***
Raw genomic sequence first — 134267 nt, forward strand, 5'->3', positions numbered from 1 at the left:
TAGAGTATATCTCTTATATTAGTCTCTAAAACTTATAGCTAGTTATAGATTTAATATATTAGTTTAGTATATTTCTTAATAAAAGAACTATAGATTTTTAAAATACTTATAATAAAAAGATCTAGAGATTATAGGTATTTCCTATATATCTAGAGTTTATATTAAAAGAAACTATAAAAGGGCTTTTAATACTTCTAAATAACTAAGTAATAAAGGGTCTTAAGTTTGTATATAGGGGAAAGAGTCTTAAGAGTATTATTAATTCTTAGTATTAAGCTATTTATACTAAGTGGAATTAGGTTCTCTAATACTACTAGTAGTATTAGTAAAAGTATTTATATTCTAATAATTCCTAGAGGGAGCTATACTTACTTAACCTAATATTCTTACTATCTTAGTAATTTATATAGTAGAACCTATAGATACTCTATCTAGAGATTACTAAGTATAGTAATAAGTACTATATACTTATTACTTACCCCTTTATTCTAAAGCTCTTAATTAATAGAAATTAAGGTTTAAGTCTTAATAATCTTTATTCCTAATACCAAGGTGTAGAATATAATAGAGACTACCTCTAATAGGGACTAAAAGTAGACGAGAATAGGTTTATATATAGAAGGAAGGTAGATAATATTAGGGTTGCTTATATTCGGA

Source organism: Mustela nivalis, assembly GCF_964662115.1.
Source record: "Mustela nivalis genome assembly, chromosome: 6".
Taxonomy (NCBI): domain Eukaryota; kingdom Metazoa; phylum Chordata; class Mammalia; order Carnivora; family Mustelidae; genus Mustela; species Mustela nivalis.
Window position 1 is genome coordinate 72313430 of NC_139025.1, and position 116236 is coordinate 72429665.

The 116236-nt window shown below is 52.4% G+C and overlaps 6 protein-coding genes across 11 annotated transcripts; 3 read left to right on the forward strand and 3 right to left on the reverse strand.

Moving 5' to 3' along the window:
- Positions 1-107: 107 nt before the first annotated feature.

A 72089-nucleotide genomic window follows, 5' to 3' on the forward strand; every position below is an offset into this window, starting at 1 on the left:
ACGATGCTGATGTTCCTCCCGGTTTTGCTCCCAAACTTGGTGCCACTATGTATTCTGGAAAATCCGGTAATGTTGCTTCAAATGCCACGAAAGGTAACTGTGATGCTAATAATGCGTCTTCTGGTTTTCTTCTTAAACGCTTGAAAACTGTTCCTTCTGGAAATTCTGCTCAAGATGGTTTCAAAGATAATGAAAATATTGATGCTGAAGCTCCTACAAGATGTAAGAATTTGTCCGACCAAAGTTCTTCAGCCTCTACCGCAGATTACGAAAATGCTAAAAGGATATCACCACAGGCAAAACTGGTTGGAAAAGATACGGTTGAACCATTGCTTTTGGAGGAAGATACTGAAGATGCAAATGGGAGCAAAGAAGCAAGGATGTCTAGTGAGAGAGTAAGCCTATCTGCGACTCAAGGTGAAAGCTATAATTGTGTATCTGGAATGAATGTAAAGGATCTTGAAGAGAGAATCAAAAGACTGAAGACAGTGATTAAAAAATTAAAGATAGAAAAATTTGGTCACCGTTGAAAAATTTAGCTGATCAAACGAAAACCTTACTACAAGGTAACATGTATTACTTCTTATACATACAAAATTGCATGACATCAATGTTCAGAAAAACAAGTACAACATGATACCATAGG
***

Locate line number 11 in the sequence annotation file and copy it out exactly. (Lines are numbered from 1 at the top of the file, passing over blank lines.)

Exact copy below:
ACGATGCTGATGTTCCTCCCGGTTTTGCTCCCAAACTTGGTGCCACTATGTATTCTGGAAAATCCGGTAATGTTGCTTCAAATGCCACGAAAGGTAACTGTGATGCTAATAATGCGTCTTCTGGTTTTCTTCTTAAACGCTTGAAAACTGTTCCTTCTGGAAATTCTGCTCAAGATGGTTTCAAAGATAATGAAAATATTGATGCTGAAGCTCCTACAAGATGTAAGAATTTGTCCGACCAAAGTTCTTCAGCCTCTACCGCAGATTACGAAAATGCTAAAAGGATATCACCACAGGCAAAACTGGTTGGAAAAGATACGGTTGAACCATTGCTTTTGGAGGAAGATACTGAAGATGCAAATGGGAGCAAAGAAGCAAGGATGTCTAGTGAGAGAGTAAGCCTATCTGCGACTCAAGGTGAAAGCTATAATTGTGTATCTGGAATGAATGTAAAGGATCTTGAAGAGAGAATCAAAAGACTGAAGACAGTGATTAAAAAATTAAAGATAGAAAAATTTGGTCACCGTTGAAAAATTTAGCTGATCAAACGAAAACCTTACTACAAGGTAACATGTATTACTTCTTATACATACAAAATTGCATGACATCAATGTTCAGAAAAACAAGTACAACATGATACCATAGG